The heart is one of the most important muscles in the body, and like all muscles, a certain level of exercise can help keep it working at its best. Measuring your average heart rate – both at rest and during a workout – is not only a good way to track your heart fitness, but also take care of it by pacing yourself properly as well.
What is the average heart rate for an adult?
A normal heart rate can vary from person to person and it will depend on factors such as body size, age and lifestyle. So, how to define a normal heart rate for an adult in average, and how do you measure it? We’ll talk you through the basics below.
The resting heart rate
The NHS guidance indicates that the average rate at rest for adults is usually between 60 and 100 beats per minute (BPM). This varies based on a person’s lifestyle and activity: the average ‘exercise heart rate’ – for people who are really active, like athletes – could even be slightly lower.
The average heart rate when active
It’s harder to define what your ‘exercise heart rate’ should be, as your age, lifestyle and the type of exercise you are doing can all have an impact. In terms of getting an idea of your fitness, it’s better to work out:
- The maximum heart rate for your age, in order to find out the highest level the heart rate should reach when exercising. This can help you pace yourself.
- The target heart rates for your age, the range you would ideally aim to keep a normal BPM.
How many beats per minute is normal?
According to the British Heart Foundation, we can work out our max heart rate by taking away our age from 220. For example, if you are 50-years-old, you would do the following calculation:
220 – 50 = 170 beats per minute (BPM)
Using this figure, we can work out a target range for your heart rate by multiplying by 50% and 70%. So, for a 50-year-old, this would be:
170 x 50% = 85 BPM
170 x 70% = 119 BPM
Therefore, if you’re 50, your average heart rate should be between 85 and 119 BPM.
How to measure heart rate: 3 simple ways
Taking your pulse is very simple, here’s how you can measure your heart rate easily:
- At your wrist. Place your two forefingers on the inside of your wrist, towards the thumb side and between the tendon and the bone. Set a timer and count your pulse for 30 seconds, then times this by two to find out the BPM number.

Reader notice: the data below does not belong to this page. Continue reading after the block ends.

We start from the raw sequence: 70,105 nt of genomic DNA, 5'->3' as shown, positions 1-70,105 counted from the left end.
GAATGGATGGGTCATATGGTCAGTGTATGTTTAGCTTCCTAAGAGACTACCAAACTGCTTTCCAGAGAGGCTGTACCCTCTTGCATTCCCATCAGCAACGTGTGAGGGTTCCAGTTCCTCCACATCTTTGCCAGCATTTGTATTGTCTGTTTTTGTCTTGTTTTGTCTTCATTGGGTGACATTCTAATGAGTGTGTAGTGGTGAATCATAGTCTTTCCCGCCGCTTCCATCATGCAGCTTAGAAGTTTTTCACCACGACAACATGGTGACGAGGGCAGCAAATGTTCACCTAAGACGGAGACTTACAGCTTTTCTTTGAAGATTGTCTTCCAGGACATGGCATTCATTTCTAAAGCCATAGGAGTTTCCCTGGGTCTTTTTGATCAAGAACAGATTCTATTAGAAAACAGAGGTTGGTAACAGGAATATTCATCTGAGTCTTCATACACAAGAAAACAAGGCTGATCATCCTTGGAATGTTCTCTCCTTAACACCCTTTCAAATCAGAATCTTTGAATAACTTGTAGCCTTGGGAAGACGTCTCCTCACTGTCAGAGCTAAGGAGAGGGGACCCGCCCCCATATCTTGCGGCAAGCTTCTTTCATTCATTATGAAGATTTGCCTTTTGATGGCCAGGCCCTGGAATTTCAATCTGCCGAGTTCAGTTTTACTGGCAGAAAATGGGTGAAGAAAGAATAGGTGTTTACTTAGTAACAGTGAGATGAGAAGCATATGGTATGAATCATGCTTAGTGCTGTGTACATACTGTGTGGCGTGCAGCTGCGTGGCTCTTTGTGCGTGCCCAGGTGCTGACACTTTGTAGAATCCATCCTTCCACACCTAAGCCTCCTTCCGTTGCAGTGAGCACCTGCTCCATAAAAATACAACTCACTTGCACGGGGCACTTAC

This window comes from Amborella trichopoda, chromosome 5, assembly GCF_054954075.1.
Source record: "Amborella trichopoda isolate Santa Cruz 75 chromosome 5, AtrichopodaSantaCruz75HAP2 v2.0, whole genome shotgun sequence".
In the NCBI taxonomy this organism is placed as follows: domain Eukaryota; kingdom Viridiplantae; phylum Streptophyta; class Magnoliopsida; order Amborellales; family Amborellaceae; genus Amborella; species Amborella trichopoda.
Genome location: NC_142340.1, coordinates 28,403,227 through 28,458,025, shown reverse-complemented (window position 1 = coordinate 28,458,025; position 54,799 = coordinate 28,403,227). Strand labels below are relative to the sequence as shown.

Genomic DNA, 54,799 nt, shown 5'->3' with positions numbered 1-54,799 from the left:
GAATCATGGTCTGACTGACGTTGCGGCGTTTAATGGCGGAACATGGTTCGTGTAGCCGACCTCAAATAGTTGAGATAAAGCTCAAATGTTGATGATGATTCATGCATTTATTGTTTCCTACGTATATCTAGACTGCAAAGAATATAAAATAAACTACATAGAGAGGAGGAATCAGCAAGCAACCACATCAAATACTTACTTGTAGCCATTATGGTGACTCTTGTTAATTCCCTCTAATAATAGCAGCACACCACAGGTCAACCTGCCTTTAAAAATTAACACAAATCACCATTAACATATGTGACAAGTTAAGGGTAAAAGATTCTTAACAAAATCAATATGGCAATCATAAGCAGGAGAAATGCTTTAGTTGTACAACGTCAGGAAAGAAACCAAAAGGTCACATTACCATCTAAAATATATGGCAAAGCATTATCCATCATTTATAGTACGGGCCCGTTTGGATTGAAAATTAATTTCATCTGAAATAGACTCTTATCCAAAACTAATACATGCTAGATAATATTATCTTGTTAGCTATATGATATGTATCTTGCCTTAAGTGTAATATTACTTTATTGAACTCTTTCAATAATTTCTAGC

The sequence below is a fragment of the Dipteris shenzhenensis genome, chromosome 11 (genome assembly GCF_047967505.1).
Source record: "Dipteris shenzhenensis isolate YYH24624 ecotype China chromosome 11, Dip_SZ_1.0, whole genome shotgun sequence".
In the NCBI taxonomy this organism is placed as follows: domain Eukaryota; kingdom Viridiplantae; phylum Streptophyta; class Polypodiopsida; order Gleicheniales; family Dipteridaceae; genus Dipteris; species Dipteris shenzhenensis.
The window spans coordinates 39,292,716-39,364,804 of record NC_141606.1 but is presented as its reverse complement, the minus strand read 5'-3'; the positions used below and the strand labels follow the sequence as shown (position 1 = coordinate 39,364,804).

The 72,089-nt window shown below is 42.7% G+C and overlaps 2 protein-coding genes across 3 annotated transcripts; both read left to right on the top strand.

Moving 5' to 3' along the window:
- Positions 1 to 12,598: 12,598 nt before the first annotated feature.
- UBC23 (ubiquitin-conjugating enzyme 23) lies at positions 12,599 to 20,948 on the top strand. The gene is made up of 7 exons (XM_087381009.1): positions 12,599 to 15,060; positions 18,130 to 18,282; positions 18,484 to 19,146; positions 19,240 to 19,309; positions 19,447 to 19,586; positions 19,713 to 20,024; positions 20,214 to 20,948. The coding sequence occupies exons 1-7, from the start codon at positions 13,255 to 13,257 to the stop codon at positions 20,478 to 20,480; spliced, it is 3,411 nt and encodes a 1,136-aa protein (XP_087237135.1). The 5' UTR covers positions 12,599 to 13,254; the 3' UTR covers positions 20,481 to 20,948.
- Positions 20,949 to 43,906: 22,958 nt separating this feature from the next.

- At your neck. Tuck two forefingers on your neck, just to the right or left of your windpipe. Set a timer and count as before.
Using a heart rate monitor. These are available to buy on the high street, from chemists and from some large supermarkets.
You can work out an average heart rate by measuring your BPM multiple times, adding them together, and then dividing by the number of times you’ve measured it.
Whichever method you use:
- Measure your pulse when you’ve just woken up to find out your average resting heart rate.
- Repeat after you’ve done at least ten minutes of aerobic exercise – that is, anything that increases your heart rate and breathing – to see the upper range of your heart rate, which can then be compared to your target.
How to maintain a normal heart rate?
Exercise is key to maintaining a healthy heart. The British Heart Foundation recommends 150 minutes of moderate intensity exercise every week. Moderate exercise can include brisk walking, jogging, cycling and dancing.
Test the level of intensity by talking while you’re exercising. If you feel slightly breathless and warm, but can still hold a conversation, the activity is giving your heart a sufficient aerobic workout. If you have a heart condition, always check with your GP what is a safe average heart rate for you, and the type of exercise that may be suitable.
Maintaining heart health can actually be pretty simple and may just mean making small changes to your lifestyle or diet. Find out more about heart health and cholesterol by signing up to the Flora ProActiv e-newsletter, featuring fitness tips, healthy recipes and many more ways to look after your heart.
This information has been included in good faith, but is for general informational purposes only, and should not be construed as a guarantee. The nutritional facts and statements on this site are designed for educational and resource purpose sonly, not being substitutes for professional advice. If you have any concerns or questions about your health, you should always check with your GP or healthcare professional.